Sweden introduces a SIX-HOUR working day in bid to reduce sick leave, boost efficiency and make staff happier
- Government staff in Swedish city of Gothenburg to take part in trial
- One department will work six hour days, while another will work seven
- Two will be compared to see if shorter days improve efficiency
Hundreds of Swedish workers are trialling a six-hour working day in the hopes that it will cut sick leave and save the country money.
In an experiment, workers in one government department in Gothenburg are to be put on to six-hour days on full pay, while workers in another department will work a standard seven-hour day.
Mats Pilhem, Left Party deputy mayor of Gothenburg, hopes the six-hour staff will take fewer sick days, and have better physical and mental health as a result.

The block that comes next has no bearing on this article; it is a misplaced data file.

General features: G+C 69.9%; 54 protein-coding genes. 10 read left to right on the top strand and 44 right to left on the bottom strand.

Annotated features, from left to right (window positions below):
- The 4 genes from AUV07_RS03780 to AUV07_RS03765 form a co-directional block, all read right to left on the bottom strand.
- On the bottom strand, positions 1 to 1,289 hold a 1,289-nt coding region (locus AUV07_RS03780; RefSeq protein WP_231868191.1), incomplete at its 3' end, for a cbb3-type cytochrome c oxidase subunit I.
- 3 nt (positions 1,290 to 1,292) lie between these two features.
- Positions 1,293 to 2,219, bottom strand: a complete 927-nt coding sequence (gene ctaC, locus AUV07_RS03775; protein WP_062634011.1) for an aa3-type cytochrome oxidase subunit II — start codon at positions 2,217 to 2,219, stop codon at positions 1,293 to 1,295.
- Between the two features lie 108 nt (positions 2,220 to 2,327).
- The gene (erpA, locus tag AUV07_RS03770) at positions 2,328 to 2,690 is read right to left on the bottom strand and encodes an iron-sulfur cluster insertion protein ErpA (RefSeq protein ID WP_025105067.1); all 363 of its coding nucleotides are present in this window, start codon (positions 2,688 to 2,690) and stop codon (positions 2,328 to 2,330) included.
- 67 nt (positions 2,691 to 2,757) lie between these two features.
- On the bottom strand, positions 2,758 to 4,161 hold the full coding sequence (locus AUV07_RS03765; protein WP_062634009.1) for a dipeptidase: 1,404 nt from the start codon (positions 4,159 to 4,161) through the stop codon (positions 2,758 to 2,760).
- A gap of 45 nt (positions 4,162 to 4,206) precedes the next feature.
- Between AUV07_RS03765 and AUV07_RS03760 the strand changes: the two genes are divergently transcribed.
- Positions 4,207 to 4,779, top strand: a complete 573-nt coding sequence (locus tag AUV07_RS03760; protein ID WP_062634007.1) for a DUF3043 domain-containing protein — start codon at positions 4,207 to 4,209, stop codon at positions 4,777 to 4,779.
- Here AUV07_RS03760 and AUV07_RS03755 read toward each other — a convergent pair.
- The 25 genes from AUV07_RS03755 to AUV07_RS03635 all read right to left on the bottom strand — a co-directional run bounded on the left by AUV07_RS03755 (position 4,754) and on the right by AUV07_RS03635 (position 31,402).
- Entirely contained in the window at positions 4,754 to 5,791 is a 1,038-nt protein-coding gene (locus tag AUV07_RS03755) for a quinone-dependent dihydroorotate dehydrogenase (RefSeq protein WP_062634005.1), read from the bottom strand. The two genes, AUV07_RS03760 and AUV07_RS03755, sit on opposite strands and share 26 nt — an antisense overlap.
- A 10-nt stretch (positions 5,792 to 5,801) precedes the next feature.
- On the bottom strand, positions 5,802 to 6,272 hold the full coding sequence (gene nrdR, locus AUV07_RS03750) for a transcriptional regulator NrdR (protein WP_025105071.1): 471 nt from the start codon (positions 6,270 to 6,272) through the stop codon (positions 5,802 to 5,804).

Speaking to The Local, he said: ‘We think it’s time to give this a real shot in Sweden.
‘We’ll compare the two afterwards and see how they differ. We hope to get the staff members taking fewer sick days and feeling better mentally and physically after they’ve worked shorter days.’
He claimed that a car manufacturer in the city had trialled the six-hour day with promising results.
He added that in other sectors, such as social care, the problem was not a lack of employees but people working inefficiently over the course of a long shift.
However, opposition politicians blasted the move as a cheap trick to win favour ahead of elections, and said the policy had be trialled before with no success.
Another trial in on staff in one hospital department in Stockholm had to be abandoned after workers in other departments became resentful, and a third on childcare workers was scrapped because it drove up costs.
However, Pilhem dismissed the criticisms, saying: ‘We’ve worked a long time on this, we’ve not planned it to be an election thing. These people are always against shortening hours.’